An overview of haemodialysis
Haemodialysis is the best known of the kidney-replacement therapies used to treat people with both end-stage kidney disease (ESKD), the final stage of chronic kidney disease (CKD) and acute kidney injury (AKI). Kidney-replacement therapies are not a cure for kidney disease, rather they palliate its effects (Mahon et al, 2013).
There are about 4 million people worldwide being treated with a kidney-replacement therapy for ESKD, of whom 69% are on haemodialysis (Bello et al, 2022). In the UK at the end of 2020 68 249 individuals with ESKD were being treated with a kidney-replacement therapy, 35.4% of whom were receiving in-centre haemodialysis and 2% home haemodialysis (UK Renal Registry, 2022); the rest either had a kidney transplant or were maintained on peritoneal dialysis.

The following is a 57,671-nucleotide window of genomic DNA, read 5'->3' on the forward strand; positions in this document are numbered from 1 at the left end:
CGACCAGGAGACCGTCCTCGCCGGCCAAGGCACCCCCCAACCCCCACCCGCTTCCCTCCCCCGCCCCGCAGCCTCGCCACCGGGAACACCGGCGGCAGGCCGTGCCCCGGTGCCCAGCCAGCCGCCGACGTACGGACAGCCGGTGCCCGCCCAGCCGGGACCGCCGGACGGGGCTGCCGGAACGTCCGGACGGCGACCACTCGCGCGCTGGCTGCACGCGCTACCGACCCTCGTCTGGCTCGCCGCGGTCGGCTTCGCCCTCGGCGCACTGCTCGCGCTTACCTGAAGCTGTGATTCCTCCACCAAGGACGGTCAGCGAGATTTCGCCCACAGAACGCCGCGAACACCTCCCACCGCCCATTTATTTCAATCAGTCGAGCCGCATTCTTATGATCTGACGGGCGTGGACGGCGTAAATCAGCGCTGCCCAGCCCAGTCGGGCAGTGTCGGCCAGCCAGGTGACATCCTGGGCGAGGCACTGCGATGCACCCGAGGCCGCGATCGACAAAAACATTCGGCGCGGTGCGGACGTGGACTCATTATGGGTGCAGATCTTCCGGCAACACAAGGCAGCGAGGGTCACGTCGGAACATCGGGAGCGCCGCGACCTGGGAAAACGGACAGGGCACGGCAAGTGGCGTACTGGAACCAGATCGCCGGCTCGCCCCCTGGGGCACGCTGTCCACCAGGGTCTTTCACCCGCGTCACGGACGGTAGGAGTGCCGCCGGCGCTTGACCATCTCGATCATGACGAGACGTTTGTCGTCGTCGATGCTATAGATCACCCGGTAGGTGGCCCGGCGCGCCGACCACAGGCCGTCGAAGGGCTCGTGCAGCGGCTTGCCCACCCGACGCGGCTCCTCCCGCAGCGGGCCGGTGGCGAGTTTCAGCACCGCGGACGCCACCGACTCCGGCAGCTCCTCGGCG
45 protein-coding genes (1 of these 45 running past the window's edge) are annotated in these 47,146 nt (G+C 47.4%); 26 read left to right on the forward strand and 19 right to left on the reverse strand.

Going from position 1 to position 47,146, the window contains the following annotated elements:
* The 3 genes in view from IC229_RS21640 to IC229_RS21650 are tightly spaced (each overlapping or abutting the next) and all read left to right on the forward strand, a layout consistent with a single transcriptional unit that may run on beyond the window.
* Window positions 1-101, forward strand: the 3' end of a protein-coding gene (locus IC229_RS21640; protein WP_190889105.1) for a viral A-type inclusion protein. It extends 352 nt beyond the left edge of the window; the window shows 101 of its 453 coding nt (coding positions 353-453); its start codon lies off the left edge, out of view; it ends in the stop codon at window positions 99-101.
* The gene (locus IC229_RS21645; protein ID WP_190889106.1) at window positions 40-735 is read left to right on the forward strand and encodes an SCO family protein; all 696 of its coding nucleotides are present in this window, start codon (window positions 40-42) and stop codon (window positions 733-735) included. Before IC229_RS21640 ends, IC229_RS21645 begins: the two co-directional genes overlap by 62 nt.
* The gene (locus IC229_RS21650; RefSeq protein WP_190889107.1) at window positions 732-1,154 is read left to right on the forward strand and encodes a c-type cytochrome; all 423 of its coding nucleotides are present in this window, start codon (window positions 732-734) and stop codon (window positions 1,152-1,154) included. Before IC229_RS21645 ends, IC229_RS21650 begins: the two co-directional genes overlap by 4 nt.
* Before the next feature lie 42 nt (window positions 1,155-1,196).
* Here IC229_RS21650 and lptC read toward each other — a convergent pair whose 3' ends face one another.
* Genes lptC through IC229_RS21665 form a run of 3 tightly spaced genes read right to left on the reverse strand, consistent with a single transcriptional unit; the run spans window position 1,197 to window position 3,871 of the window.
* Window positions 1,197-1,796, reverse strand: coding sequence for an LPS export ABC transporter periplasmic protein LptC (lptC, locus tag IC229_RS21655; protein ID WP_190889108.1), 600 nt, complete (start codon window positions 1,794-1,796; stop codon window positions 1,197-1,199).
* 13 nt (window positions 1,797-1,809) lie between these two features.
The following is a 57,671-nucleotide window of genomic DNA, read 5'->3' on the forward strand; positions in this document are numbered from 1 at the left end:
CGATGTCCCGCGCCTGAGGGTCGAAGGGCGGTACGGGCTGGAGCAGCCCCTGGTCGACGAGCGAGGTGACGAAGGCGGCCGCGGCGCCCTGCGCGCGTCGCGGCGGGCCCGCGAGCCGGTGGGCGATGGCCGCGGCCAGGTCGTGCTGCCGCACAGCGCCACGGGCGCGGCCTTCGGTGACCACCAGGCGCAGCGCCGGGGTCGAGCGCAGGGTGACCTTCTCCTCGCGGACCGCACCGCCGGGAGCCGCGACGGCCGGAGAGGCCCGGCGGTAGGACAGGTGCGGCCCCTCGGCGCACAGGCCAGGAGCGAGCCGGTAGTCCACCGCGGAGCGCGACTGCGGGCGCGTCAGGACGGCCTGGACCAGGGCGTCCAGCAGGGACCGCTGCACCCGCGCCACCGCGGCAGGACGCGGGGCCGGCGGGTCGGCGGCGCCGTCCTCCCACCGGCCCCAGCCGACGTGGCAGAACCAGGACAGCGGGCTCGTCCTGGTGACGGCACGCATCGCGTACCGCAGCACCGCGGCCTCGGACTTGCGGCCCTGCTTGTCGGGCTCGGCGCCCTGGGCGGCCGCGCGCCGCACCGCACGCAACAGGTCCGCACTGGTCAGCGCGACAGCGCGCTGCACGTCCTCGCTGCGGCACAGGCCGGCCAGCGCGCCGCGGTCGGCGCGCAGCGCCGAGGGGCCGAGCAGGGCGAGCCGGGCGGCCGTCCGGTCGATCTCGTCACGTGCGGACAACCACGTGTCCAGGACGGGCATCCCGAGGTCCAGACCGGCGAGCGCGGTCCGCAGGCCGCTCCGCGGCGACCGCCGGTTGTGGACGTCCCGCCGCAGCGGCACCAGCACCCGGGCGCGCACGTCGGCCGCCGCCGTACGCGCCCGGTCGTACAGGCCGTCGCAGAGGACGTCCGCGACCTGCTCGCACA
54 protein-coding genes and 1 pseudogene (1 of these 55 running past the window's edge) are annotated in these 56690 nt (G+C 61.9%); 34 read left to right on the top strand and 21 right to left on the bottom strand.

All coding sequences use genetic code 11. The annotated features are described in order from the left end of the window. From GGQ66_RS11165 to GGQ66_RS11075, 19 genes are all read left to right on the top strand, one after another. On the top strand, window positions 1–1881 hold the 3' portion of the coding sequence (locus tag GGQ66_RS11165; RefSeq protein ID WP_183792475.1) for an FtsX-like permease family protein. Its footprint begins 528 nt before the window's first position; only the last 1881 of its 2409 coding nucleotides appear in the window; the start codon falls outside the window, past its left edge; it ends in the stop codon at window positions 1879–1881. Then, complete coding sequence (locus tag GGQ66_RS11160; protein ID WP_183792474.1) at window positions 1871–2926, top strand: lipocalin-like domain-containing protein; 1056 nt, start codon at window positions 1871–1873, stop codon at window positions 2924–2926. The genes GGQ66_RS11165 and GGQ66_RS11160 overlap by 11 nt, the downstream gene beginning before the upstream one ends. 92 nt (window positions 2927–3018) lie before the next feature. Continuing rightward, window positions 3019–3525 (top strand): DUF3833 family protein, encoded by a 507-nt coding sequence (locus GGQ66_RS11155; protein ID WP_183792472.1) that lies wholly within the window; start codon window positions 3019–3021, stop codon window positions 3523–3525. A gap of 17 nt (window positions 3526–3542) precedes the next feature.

While transplant is by far the most prevalent kidney-replacement therapy modality in the UK, with 57% of affected individuals (UK Renal Registry, 2022), haemodialysis is the most common initial therapy. However, haemodialysis is the kidney-replacement therapy that is widely accepted as being the greatest burden both for the patient (Jones et al, 2018) and financially for the NHS, each year costing between £23 403 for home haemodialysis (HHD) and £32 678 for treatment in hospital for patients requiring transport (Roberts et al, 2022).
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